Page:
I wanted to use JRuby as the main implementation language, just rewrite som parts in pure java.
So I intended to use with ActiveRecord-JDBC. I used H2 database in embedded mode.
My test simulates retrieving of last 10 rows in small table 1000 times in sequence.
Every row is converted to set of custom classes which implent interfaces of business objects: ChatMessage containing MessageID, Sender, Recipient, MessageText,Timestamp, etc...
There is previous java implementation of these interfaces, previous to decision of choosing JRuby.
As I sad first prototype used ActiveRecord. Every record was converted to set of java data classes. I used JRuby 0.9.2 and it took 3o seconds to run the test.
After upgrade to trunk version from 2007-01-07 test sped up to 23 seconds.
Great improvement, but still it wasn't fast enough.
And after evaluation of pure Java performance it was really incredibly slow. Pure looping through JDBC ResultSet in Java took less than a second.
On the other side, when I increased number of iterations 10x, AR took ~700 seconds. You see, it's not linear. Java didn't have this problem: 5.5 seconds.
I have switched to trunk version with first JIT compiler on Friday, and it really helps - just 210 seconds instead of 700. Still it consumes too much memory, but finally with usual linear behaviour (21 seconds for 1000 iterations).
So I decided to try some hybrid implementations. These were performed with 2 weeks old trunk version as this is the fastest for me ATM.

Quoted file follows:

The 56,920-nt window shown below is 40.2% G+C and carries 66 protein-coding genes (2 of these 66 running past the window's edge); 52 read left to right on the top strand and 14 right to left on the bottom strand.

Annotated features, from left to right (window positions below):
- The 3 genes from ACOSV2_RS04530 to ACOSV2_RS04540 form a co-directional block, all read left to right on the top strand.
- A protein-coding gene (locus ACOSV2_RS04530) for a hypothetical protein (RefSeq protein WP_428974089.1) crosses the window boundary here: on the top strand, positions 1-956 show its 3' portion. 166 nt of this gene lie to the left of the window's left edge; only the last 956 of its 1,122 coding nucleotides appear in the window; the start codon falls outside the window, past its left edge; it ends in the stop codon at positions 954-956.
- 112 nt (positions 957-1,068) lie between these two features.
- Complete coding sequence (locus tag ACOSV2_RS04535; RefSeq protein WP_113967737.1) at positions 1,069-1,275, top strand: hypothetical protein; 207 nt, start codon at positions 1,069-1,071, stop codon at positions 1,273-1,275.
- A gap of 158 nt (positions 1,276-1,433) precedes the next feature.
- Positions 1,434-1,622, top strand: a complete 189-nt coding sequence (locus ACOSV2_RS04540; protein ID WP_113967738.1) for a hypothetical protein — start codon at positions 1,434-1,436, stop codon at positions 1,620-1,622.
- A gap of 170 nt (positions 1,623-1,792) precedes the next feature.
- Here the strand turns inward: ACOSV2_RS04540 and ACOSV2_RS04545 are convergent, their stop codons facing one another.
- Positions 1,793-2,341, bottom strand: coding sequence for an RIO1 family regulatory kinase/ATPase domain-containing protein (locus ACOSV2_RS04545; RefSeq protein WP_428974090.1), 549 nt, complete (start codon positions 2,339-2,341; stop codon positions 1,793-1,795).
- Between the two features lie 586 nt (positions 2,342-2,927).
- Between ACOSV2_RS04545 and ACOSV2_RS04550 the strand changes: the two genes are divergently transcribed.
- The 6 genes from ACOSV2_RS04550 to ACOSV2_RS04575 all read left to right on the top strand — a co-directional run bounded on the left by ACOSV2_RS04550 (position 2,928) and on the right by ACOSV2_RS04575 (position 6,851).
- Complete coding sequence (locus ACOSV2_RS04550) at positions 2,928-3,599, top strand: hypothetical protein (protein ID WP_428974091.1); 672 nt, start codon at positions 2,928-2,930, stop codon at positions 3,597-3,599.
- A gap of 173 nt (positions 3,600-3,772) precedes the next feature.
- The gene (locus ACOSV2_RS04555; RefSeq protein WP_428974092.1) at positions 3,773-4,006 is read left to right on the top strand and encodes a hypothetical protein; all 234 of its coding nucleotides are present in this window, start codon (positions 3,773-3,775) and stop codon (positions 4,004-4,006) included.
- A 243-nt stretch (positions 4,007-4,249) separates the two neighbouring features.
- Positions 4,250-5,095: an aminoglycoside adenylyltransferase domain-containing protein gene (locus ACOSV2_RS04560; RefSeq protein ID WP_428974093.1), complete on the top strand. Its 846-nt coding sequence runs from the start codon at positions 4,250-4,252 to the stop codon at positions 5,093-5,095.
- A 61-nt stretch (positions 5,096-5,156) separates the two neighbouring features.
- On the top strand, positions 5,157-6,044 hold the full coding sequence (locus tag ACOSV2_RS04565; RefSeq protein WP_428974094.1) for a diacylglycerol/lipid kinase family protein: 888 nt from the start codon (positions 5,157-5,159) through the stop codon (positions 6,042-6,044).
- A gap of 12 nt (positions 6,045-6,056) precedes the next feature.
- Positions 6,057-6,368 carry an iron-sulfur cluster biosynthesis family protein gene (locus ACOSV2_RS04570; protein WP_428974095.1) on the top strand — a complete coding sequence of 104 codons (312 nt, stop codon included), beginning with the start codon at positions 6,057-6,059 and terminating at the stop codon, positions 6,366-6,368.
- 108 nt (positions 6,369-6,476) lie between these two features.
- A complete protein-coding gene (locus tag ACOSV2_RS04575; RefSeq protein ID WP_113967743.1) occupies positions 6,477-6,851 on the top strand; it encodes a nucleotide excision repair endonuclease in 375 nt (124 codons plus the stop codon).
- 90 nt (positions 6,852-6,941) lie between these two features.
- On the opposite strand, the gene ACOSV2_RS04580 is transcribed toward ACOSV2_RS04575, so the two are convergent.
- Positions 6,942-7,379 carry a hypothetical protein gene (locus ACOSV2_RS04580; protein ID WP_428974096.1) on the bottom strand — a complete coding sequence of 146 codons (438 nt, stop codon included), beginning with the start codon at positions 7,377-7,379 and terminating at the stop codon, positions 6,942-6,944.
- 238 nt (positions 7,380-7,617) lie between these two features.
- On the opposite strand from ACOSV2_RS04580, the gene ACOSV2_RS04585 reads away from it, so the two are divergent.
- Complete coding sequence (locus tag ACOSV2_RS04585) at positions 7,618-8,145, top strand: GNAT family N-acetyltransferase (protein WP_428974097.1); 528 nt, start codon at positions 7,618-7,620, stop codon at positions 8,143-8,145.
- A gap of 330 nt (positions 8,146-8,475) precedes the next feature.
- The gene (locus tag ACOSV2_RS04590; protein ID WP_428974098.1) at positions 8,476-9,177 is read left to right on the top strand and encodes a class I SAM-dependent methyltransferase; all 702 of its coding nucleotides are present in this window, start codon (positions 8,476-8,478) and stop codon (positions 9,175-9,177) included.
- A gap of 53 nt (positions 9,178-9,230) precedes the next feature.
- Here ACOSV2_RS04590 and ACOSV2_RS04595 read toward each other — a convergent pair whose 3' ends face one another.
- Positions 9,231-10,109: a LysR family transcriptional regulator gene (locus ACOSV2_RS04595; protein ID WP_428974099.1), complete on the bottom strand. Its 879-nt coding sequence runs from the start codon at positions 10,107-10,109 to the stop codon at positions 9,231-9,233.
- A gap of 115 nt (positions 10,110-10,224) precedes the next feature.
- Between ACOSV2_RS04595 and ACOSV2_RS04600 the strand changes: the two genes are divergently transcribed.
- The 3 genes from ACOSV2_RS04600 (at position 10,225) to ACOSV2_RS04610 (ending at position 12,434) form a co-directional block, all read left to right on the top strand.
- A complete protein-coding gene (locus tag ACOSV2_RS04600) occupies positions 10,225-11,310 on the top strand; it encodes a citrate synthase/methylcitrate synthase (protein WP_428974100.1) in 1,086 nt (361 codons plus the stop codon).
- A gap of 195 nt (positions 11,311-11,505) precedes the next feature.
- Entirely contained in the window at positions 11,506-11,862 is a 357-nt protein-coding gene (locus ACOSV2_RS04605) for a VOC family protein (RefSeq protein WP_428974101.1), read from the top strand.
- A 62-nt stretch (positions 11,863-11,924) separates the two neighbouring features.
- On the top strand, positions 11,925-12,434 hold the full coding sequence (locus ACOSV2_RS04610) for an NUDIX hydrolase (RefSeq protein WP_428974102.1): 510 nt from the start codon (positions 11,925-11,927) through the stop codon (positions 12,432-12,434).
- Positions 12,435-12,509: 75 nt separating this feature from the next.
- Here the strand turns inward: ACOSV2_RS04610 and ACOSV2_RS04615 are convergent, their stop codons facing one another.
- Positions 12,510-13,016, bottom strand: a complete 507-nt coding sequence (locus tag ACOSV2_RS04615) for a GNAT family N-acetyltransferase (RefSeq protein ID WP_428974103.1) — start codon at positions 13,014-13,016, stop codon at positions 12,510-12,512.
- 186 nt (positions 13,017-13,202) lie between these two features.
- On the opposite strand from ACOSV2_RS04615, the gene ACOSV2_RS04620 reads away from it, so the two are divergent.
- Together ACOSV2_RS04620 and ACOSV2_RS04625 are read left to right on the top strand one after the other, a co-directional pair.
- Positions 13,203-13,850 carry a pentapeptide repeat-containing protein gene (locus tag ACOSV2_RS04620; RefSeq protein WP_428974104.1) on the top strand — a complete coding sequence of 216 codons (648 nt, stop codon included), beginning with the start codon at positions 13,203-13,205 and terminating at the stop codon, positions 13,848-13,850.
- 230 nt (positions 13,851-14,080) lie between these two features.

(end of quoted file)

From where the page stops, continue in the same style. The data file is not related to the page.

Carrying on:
- Ruby code calling raw JDBC interface with existing Java data classes: 114 seconds.
- The same ruby code but with new Ruby data classes (fresh implementations of same Java interfaces): 62 seconds.
- Pure ruby code without any Java objects, assigning just to flat Hash: 40 seconds.
- Experimental replacement of direct JDBC calls with Java class wrapping DB row in Object, multiple assigment to local variables: 40 seconds.
- Same replacement returning HashMap instead of Object: 80 seconds.
I thought it could be because of converting from Ruby to Java and back, but I'm not sure yet. I tried keeping instances of Java objects in Hash not to construct them everytime, but it doesn't help a lot, just few seconds.
What to do next? I will try some metaprogramming hacks and mix ruby code generation with more universal Java wrappers to achieve good performance and configurability at the same time.